Pete has been following this group of king crabs since they were about two years old. They are about 5 years old now, and the females are just reaching maturity. After this molt, they will mate for the first time. Pete stops and points the sonar gun as he turns in a circle and listens for a signal. In a moment, he looks at me and points, telling me he is heading toward the tag. I follow him as he swims along. Soon he is pointing the hydrophone down towards the mud, and I know he is close to the tag. I start turning over crab shells to look, but he finds it before I do.

The tag is about the size of my thumb, and is glued to the back of a crab shell with epoxy. Pete attached this tag last winter, and it has been telling him the location of the crab ever since. But now the crab has molted, and left it's old shell behind, along with the tag. Pete points up toward the surface, and we both ascend slowly.

When we get to the surface, he swims over to the boat and tosses the tag into it. "Let's go back down and see if we can find some live crab", he says. We descend to the bottom again, and spend the next thirty minutes looking for crab. We only find two live crab in that time, but we must have seen thousands of molted shells. After a while we swim back to the boat and climb in. "I should have scanned a larger area", Pete says, "The crab have been foraging in this area for about six months and are slowly moving north. They were just south of here last week, so they're probably up near the Lash Dock by now".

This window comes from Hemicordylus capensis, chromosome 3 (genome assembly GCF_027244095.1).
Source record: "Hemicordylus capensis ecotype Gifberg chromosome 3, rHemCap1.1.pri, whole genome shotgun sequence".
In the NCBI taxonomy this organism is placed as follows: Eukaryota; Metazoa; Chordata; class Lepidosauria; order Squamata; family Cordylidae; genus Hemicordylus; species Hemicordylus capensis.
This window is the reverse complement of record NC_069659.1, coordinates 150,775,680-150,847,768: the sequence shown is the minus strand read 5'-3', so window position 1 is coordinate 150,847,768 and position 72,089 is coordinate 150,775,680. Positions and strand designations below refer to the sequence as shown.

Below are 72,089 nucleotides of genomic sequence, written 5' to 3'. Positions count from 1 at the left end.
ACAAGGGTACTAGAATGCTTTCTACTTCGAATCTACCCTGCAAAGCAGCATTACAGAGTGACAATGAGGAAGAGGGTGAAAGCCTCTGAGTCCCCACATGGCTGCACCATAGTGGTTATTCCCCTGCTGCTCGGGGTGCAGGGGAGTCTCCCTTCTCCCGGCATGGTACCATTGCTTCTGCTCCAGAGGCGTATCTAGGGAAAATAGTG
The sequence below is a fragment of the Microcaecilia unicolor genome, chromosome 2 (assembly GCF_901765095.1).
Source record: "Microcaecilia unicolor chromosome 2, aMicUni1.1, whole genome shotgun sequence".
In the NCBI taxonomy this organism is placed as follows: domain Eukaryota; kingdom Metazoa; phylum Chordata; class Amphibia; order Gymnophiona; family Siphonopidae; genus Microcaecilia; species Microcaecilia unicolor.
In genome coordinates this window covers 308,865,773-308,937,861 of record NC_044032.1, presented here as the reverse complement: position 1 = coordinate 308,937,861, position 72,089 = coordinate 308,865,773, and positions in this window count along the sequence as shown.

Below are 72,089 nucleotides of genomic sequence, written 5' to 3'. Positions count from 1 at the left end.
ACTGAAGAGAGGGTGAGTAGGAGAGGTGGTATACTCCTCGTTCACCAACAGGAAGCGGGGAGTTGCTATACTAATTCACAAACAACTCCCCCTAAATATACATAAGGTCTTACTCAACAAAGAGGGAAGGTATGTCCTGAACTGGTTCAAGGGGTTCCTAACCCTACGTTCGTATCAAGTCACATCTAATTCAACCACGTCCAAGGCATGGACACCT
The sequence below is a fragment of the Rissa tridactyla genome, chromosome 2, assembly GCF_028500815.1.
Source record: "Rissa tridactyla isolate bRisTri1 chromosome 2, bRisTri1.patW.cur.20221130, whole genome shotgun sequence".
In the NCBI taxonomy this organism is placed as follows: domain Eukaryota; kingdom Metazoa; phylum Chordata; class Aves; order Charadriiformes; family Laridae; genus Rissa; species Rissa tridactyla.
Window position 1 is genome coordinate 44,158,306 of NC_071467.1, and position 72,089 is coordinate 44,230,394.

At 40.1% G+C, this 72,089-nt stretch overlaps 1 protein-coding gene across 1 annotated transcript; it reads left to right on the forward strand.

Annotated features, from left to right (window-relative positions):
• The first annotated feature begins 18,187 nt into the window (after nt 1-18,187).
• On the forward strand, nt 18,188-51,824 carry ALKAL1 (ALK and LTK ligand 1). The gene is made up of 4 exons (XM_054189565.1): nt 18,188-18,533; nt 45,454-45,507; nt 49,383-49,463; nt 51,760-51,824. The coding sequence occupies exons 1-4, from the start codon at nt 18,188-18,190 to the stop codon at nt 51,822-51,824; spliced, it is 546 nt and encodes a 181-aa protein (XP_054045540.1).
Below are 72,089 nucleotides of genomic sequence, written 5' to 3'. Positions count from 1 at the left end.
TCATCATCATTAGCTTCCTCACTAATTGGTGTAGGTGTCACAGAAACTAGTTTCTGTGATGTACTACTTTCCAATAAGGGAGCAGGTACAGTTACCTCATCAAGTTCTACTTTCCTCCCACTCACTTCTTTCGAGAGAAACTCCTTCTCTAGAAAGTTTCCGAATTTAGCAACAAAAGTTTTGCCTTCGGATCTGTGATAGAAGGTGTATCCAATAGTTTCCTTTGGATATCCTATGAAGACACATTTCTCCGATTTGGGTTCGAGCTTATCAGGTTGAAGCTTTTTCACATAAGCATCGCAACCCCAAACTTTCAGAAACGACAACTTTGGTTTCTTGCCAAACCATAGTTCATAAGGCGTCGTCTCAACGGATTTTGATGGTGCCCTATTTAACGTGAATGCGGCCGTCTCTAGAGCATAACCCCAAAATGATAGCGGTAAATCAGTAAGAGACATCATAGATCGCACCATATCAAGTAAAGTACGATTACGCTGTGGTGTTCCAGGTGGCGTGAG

In a period of about two weeks, almost all 3,000 crab have molted. Why do they molt in such close synchrony? There must be a biological reason for it. It probably helps them to reduce the likelihood of being eaten. After molting, the crabs are very soft and vulnerable. They cannot move around much, and they can't eat for a week or two afterwards. In tanks at the Kodiak Laboratory, they get along fine together during most of the year, but if one molts in the tank, the others will eat it. However, if they molt simultaneously, then all the crabs are vulnerable at the same time, so that no crab can eat the others.

But how do they all know when to molt? There is probably some physiological signal, like a stretch receptor, that tells the crab that its shell is too full, and it is time to molt. But it is unlikely that all crabs reach that point at the same time. Do they wait for some environmental signal? Do they somehow communicate with each other? The answer is...probably both. Another possibility is chemical communication. As the first few crabs start to molt, they release chemicals into the water from the molting process. Crabs have very sensitive smell receptors, and can detect these chemicals. That may signal the other crabs to begin molting simultaneously.

Pete starts up the engine and motors us North for a few hundred yards, then listens to the hydrophone again, but does not hear any signal. The wind is getting stronger, and we are both cold, so we fire up the motor and head back to shore. The next day, Pete found the group of crab a quarter mile south of where we had been looking. Most of them were wearing their bright red new shells. We had just missed them.

Written by Dr. Bradley G. Stevens, now faculty at the University of Maryland Eastern Shore Department of Natural Sciences.

Shellfish Assessment Program - OTHER RESEARCH